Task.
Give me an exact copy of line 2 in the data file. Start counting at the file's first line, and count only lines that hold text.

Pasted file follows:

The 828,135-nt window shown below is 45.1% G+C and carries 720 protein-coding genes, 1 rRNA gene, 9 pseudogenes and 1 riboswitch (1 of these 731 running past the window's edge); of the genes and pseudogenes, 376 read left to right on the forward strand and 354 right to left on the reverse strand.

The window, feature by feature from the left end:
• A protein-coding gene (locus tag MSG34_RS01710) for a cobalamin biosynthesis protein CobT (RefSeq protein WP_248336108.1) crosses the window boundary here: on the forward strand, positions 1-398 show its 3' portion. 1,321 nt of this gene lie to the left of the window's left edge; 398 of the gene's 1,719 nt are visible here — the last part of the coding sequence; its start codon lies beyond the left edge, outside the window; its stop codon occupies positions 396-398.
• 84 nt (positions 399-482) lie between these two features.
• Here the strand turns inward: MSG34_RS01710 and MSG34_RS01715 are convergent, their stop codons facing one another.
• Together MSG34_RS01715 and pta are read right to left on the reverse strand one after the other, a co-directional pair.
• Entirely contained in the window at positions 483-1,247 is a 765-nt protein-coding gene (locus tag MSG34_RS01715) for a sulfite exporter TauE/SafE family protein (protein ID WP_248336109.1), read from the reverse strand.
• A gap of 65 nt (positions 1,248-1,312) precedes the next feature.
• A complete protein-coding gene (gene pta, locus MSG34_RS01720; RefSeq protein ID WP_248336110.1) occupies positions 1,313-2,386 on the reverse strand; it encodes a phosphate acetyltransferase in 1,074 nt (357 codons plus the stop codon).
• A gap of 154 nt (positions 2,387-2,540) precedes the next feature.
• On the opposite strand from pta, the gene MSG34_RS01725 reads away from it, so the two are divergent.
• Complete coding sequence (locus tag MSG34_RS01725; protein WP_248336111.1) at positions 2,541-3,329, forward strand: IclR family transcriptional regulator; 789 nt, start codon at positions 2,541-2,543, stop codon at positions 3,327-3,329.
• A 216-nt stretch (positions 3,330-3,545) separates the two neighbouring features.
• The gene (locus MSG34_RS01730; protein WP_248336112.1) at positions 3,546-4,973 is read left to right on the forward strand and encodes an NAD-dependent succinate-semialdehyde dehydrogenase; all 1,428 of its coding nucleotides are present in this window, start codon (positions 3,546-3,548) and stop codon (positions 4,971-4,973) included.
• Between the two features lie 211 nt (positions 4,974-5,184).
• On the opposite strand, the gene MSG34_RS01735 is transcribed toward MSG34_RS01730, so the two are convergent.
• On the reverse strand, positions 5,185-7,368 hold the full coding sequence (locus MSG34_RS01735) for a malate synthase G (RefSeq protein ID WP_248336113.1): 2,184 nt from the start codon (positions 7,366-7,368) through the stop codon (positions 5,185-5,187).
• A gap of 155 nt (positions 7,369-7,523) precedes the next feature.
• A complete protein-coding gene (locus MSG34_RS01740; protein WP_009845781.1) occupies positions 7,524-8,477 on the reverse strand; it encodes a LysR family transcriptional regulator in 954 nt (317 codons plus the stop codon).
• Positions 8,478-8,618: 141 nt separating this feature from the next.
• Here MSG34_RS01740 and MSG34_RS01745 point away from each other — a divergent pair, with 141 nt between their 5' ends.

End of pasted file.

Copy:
The window, feature by feature from the left end: